A Splash Of Champagne Adds Tons Of Flavor To Creamy Mushroom Chicken

While cream-based sauces can be decadent and rich, they can also lack brightness due to the heaviness of the dairy. An easy way to get around this is to add a splash of Champagne to your sauce for a bright pop of flavor. Tasting Table recipe developer Jessica Morone does exactly this in her Champagne chicken recipe. "The Champagne gives the dish a really special flavor," says Morone. While the name of this dish may sound elegant and fancy, it's still a fairly straightforward meal anyone can make at home.

What the Champagne does is deglaze the pan, meaning it works to get all those browned bits known as fond — left behind from the chicken, mushrooms, and onions — and incorporates them into the sauce. Deglazing is important because it brings back all the flavor that would have otherwise been lost in the fond. Those brown bits may seem like they're just burnt pieces of food, but the browning acts as a caramelization of whatever has been cooking in the pan, helping the dish develop a richer flavor. In addition to deglazing, Champagne offers its own subtle flavor as well. Once the alcohol cooks out of it, what remains has a light acidic, fruity flavor that works to balance the meal nicely.

What kind of Champagne should you cook with?

A rule of thumb for cooking with alcohol is if you wouldn't drink it, you shouldn't cook with it. Any Champagne you enjoy the taste of will work just fine in this recipe. You don't need to use the most expensive bottle on the market for it to taste good, but you also don't have to settle for the cheapest option. A nice middle ground will be just fine for this dish, and as a bonus, you can enjoy a glass while you're cooking.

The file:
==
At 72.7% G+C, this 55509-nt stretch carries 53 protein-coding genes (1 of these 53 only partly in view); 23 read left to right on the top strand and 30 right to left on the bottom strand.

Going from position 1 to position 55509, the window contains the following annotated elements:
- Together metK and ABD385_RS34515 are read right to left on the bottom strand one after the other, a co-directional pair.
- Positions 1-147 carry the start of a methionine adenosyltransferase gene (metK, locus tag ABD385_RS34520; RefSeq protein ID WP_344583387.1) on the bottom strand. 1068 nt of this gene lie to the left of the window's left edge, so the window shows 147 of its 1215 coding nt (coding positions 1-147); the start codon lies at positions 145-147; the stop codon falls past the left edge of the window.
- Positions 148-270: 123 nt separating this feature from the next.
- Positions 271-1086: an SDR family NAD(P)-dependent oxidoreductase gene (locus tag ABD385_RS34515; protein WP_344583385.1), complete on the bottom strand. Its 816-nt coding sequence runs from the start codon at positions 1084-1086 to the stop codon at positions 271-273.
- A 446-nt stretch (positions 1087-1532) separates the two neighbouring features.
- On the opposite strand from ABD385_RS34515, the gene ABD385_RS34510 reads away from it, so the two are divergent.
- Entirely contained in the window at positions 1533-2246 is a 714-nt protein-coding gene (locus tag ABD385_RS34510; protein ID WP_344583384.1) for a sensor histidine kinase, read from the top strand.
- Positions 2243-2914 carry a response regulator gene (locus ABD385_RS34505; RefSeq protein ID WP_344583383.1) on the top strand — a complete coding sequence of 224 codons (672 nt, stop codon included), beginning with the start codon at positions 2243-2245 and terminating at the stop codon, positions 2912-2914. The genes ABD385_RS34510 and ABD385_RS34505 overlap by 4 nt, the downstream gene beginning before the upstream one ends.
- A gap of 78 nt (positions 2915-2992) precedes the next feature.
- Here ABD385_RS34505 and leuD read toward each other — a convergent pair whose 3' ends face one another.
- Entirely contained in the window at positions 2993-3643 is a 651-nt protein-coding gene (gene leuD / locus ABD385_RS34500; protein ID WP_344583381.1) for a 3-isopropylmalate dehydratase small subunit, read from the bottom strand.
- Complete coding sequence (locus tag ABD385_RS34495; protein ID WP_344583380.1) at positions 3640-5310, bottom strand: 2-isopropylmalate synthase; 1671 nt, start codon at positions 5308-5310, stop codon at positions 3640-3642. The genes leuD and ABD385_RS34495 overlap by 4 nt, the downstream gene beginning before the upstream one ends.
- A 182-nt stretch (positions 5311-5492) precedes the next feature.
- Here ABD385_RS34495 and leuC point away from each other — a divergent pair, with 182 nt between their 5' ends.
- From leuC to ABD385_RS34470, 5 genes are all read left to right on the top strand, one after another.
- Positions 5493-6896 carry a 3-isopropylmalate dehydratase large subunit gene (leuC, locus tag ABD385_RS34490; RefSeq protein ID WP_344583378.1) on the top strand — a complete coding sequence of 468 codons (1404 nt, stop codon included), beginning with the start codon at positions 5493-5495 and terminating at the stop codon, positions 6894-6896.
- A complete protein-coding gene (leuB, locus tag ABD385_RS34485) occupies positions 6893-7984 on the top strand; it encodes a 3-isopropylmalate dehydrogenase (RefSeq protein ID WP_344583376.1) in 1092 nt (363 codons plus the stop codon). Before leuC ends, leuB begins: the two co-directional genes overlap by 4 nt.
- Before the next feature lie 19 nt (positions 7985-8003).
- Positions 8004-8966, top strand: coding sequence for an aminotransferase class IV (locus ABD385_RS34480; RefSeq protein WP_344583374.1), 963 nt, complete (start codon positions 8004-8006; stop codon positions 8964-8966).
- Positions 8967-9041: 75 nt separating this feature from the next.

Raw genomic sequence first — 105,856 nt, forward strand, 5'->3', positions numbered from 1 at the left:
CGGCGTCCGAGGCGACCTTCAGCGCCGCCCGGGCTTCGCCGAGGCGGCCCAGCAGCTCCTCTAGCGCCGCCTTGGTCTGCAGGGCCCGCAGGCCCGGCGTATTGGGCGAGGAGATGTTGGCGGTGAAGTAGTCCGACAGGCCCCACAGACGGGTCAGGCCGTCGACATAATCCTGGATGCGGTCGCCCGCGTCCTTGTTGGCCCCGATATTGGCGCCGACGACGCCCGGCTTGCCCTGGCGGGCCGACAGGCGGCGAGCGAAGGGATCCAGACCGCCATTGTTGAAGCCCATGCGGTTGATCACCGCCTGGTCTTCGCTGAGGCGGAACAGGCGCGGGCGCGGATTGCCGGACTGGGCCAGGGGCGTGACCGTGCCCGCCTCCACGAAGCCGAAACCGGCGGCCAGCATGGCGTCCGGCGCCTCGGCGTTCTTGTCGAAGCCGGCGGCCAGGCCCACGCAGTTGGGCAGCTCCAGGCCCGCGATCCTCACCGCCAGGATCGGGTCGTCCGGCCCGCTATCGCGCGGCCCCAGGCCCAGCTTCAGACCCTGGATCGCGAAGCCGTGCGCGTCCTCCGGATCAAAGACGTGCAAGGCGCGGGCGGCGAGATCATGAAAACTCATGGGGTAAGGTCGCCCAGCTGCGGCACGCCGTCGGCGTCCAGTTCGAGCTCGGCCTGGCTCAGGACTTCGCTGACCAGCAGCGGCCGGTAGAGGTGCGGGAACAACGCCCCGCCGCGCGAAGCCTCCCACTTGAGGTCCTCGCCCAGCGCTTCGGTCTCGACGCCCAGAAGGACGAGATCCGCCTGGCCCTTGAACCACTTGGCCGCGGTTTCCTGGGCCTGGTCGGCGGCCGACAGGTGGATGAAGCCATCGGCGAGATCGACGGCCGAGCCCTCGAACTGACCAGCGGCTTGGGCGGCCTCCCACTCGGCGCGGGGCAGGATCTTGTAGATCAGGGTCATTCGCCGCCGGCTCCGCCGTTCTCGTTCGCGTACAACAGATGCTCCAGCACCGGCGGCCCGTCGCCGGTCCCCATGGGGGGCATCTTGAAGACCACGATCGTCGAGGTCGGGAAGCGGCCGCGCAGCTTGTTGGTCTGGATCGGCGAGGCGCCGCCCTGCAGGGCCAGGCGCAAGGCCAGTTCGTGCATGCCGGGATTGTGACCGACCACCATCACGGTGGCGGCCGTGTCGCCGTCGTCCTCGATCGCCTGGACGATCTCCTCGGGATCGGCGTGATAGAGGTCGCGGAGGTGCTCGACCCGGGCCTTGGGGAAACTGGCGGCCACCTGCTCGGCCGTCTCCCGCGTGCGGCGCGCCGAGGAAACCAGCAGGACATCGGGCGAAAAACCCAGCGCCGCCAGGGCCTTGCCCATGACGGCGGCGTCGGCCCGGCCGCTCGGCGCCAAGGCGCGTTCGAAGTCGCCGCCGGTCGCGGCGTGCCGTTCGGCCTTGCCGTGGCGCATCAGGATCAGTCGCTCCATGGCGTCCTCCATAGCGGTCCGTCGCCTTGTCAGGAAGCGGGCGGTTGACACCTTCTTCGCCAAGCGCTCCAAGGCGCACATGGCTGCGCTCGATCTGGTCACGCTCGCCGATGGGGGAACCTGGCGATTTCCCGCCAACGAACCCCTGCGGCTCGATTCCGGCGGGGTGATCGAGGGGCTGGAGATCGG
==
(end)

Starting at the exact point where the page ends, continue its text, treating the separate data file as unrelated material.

However, if you don't have access to Champagne, Morone assures us that using any sparkling white wine as a substitute will work just fine. So if you don't feel like shelling out more for Champagne, you can achieve similar results with another sparkling white wine instead. Any Prosecco or Cava will do in this situation, but one thing to look for if you are choosing a sparkling white wine is the word brut or dry somewhere on the label. A dry wine means there is no residual sugar, so you won't risk making your dish too sweet.